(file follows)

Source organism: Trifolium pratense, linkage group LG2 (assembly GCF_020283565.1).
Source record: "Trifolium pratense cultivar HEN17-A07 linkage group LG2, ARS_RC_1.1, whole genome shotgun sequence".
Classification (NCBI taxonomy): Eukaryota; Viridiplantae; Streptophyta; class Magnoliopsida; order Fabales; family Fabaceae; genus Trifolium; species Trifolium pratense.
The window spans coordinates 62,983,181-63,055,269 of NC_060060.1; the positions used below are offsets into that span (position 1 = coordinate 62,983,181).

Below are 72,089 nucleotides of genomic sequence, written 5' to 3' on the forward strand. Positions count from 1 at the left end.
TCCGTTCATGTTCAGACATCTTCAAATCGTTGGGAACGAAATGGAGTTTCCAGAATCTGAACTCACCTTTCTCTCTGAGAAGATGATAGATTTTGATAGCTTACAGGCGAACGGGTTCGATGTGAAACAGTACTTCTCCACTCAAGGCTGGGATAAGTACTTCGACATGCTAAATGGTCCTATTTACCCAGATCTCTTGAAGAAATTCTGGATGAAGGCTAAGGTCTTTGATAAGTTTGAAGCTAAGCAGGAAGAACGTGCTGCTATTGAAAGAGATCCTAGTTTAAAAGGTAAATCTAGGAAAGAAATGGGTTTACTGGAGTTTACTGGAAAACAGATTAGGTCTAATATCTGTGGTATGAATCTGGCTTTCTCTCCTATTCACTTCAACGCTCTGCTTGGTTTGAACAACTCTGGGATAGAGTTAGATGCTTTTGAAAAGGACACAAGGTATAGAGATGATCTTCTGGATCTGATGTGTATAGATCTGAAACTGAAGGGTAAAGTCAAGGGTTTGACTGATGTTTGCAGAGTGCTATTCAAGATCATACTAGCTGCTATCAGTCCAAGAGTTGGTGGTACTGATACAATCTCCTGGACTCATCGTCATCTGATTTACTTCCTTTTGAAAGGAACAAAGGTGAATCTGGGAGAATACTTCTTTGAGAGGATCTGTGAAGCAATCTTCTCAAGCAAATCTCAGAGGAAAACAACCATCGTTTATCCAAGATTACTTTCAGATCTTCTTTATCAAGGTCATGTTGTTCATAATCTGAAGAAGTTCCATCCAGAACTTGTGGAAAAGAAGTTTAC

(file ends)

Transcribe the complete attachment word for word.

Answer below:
Source organism: Trifolium pratense, linkage group LG2 (assembly GCF_020283565.1).
Source record: "Trifolium pratense cultivar HEN17-A07 linkage group LG2, ARS_RC_1.1, whole genome shotgun sequence".
Classification (NCBI taxonomy): Eukaryota; Viridiplantae; Streptophyta; class Magnoliopsida; order Fabales; family Fabaceae; genus Trifolium; species Trifolium pratense.
The window spans coordinates 62,983,181-63,055,269 of NC_060060.1; the positions used below are offsets into that span (position 1 = coordinate 62,983,181).

Below are 72,089 nucleotides of genomic sequence, written 5' to 3' on the forward strand. Positions count from 1 at the left end.
TCCGTTCATGTTCAGACATCTTCAAATCGTTGGGAACGAAATGGAGTTTCCAGAATCTGAACTCACCTTTCTCTCTGAGAAGATGATAGATTTTGATAGCTTACAGGCGAACGGGTTCGATGTGAAACAGTACTTCTCCACTCAAGGCTGGGATAAGTACTTCGACATGCTAAATGGTCCTATTTACCCAGATCTCTTGAAGAAATTCTGGATGAAGGCTAAGGTCTTTGATAAGTTTGAAGCTAAGCAGGAAGAACGTGCTGCTATTGAAAGAGATCCTAGTTTAAAAGGTAAATCTAGGAAAGAAATGGGTTTACTGGAGTTTACTGGAAAACAGATTAGGTCTAATATCTGTGGTATGAATCTGGCTTTCTCTCCTATTCACTTCAACGCTCTGCTTGGTTTGAACAACTCTGGGATAGAGTTAGATGCTTTTGAAAAGGACACAAGGTATAGAGATGATCTTCTGGATCTGATGTGTATAGATCTGAAACTGAAGGGTAAAGTCAAGGGTTTGACTGATGTTTGCAGAGTGCTATTCAAGATCATACTAGCTGCTATCAGTCCAAGAGTTGGTGGTACTGATACAATCTCCTGGACTCATCGTCATCTGATTTACTTCCTTTTGAAAGGAACAAAGGTGAATCTGGGAGAATACTTCTTTGAGAGGATCTGTGAAGCAATCTTCTCAAGCAAATCTCAGAGGAAAACAACCATCGTTTATCCAAGATTACTTTCAGATCTTCTTTATCAAGGTCATGTTGTTCATAATCTGAAGAAGTTCCATCCAGAACTTGTGGAAAAGAAGTTTAC